|Year : 2022 | Volume
| Issue : 2 | Page : 395-396
Electron microscopic analysis of explanted opacified posterior chamber intraocular lens
Kandagadla Jyoti1, Maj Sumedha Vats2
1 Senior Consultant Ophthalmology and Anterior Segment Surgeon, Vasan Eye Care Hospital, Secunderabad, Telangana, India
2 Graded Specialist Ophthalmology, Army Hospital Research and Refferal, New Delhi, India
|Date of Submission||17-Nov-2021|
|Date of Acceptance||31-Jan-2022|
|Date of Web Publication||13-Apr-2022|
Flat No. 203, GKs Sri Sai Residency, SV Officer's Colony, Secunderabad-56, Telangana, India. Work carried out at: INHS Kalyani, Vishakapatnam, Andhra Pradesh
Source of Support: None, Conflict of Interest: None
Opacification of intraocular lens rare phenomenon occurs and causes extreme diminution of vision in patients even after uneventful cataract surgery. Several reports of wrong diagnosis and delayed diagnosis of an opacified IOL leads to delayed treatment. The opacified IOL needs to be removed and exchanged with another PCIOL. This case report describes the electron microscopic analysis of an explanted intraocular lens and also gives details of the chemical composition. This is the first case report where presence of potassium has been noted in the opacified IOL as was detected by Scanning electron microscopic analysis.
Keywords: Electron microscopic analysis, opacification, PCIOL
|How to cite this article:|
Jyoti K, Vats MS. Electron microscopic analysis of explanted opacified posterior chamber intraocular lens. Indian J Ophthalmol Case Rep 2022;2:395-6
|How to cite this URL:|
Jyoti K, Vats MS. Electron microscopic analysis of explanted opacified posterior chamber intraocular lens. Indian J Ophthalmol Case Rep [serial online] 2022 [cited 2022 May 18];2:395-6. Available from: https://www.ijoreports.in/text.asp?2022/2/2/395/342976
Opacification of intraocular lens (IOL) is a rare phenomenon; however, there are a few case reports of the same in the literature. In this case report, we have done the electron microscopic analysis of the explanted opacified IOL. Our case is unique because the electron microscopic analysis done by energy dispersive X-ray findings show deposition of calcium, potassium, and carbon. No other case report or study has found the presence of potassium. Electron microscopic image of the same has been taken and chemical analysis done.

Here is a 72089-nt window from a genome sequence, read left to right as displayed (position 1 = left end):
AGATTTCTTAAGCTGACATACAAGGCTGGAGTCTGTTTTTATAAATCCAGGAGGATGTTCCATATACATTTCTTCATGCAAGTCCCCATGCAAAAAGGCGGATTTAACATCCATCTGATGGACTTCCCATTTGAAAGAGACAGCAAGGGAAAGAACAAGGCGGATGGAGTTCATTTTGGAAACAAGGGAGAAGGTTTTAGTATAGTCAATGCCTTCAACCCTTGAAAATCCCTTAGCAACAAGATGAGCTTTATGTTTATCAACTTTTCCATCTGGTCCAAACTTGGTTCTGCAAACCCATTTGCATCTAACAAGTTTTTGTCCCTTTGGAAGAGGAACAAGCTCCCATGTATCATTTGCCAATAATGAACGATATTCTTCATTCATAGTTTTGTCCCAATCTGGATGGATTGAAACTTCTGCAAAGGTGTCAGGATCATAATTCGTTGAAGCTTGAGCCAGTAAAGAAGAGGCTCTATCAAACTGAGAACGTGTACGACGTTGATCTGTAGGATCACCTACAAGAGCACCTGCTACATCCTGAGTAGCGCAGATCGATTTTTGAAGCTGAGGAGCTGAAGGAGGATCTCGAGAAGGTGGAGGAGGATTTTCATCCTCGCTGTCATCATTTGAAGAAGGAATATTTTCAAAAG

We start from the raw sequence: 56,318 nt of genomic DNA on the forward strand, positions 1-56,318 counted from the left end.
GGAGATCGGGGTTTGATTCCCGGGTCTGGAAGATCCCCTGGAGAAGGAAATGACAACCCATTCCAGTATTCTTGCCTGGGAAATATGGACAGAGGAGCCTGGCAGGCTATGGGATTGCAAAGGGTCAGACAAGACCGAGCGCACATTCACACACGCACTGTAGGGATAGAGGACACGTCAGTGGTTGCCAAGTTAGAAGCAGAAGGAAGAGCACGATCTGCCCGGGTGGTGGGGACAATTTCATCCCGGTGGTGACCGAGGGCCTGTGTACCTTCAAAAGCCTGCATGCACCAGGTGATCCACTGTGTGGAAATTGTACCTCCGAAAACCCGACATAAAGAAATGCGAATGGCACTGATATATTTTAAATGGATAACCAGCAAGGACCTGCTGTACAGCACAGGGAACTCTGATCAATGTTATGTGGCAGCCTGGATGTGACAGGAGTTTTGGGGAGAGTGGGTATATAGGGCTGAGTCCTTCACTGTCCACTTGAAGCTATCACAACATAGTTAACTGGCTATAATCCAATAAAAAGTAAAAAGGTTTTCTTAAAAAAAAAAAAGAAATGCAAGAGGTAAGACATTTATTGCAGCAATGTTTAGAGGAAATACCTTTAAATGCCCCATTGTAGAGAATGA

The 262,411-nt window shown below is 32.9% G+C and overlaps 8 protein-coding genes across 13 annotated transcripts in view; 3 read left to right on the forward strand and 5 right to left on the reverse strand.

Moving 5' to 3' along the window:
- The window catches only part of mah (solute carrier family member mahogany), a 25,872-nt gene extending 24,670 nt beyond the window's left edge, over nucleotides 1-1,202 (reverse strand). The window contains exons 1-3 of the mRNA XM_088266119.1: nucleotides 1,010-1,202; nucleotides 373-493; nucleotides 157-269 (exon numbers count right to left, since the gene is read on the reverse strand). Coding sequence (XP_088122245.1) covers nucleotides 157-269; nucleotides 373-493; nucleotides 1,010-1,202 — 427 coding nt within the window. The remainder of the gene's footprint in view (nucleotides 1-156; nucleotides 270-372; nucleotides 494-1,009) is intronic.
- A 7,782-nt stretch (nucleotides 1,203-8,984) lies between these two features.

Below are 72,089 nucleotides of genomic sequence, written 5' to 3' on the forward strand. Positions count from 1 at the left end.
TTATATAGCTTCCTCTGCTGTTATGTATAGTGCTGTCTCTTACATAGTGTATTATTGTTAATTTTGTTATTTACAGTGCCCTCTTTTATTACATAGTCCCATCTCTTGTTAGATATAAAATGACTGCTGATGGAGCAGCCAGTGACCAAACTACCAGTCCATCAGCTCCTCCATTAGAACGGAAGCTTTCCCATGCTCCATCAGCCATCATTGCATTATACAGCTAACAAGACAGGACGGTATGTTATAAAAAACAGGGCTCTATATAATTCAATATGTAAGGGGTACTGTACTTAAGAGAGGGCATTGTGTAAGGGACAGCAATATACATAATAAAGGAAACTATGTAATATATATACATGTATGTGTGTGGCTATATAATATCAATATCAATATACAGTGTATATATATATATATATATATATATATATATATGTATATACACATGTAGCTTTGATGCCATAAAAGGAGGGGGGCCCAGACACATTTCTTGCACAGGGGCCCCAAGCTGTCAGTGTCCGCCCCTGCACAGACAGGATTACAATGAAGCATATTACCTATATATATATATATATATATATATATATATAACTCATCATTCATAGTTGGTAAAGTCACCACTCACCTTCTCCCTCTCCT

| Case Report|| |
A 45-year-old patient who had undergone uncomplicated cataract surgery 1 year back had presented with complaints of diminished vision RE. On slit-lamp examination, there was opacification of the posterior chamber IOL. His initial best-corrected vision was 6/60. There was no posterior capsular opacification and the entire posterior chamber IOL was opaque. The treatment plan was to explant the opacified IOL and replace it with another IOL. The patient was a known diabetic with increased blood sugar levels. After his blood sugar levels were controlled, the patient was taken up for IOL explantation and an exchange of IOL done. After the posterior chamber intraocular lens (PCIOL) exchange, the patient regained BCVA of 6/6. The explanted PCIOL [Figure 1] was then sent for electron microscopic analysis and the results are reproduced below [Figure 2] and [Figure 3]. Magnified electron microscopic view seen in [Figure 4].
|Figure 4: Magnified electron microscopic image of opacified explanted PCIOL|
Click here to view
| Discussion|| |
Calcification of IOL is not a common phenomenon after cataract surgery. Our patient was a diabetic who had accelerated calcification over a few months post-operatively after cataract surgery. Scanning electron microscopy (SEM) analysis showed organic and inorganic material. Organic carbon crystals have been demonstrated. Xiangying et al. attributed the calcification to the viscoelastic material. We had used the particular brand of viscoelastic not only on this patient but on other patients also who underwent cataract surgery and no other patient was found to have lens opacification. So, our case was unrelated to the viscoelastic substance used. According to their study, calcium bicarbonate and calcium phosphate were found.
Bhattacharjee et al. conducted scanning electron microscopy (SEM) on opacified IOLs and suggested hydrolytic biodegradation in the hydrophobic IOL and demonstrated sodium and chloride spikes on electron microscopy. In our case, electron microscopy revealed calcium and potassium crystals in the IOL material.
Pandey et al. reported bilateral calcification of IOL in a diabetic patient and sent the IOL for electron microscopy that showed calcium crystals like our case. In addition to calcium, the IOL revealed potassium crystals in our case.
| Conclusion|| |
Opacification of intraocular lens is a rare phenomenon which causes dimunition of vision and requires the removal and exchange of IOL. This is the first case reported where on scanning electron microscopic analysis of explanted opacified PCIOL has shown the presence of Pottasium in addition to calcium which has been reported earlier.
Declaration of patient consent
The authors certify that they have obtained all appropriate patient consent forms. In the form the patient(s) has/have given his/her/their consent for his/her/their images and other clinical information to be reported in the journal. The patients understand that their names and initials will not be published and due efforts will be made to conceal their identity, but anonymity cannot be guaranteed.
Financial support and sponsorship
Conflicts of interest
There are no conflicts of interest.
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[Figure 1], [Figure 2], [Figure 3], [Figure 4]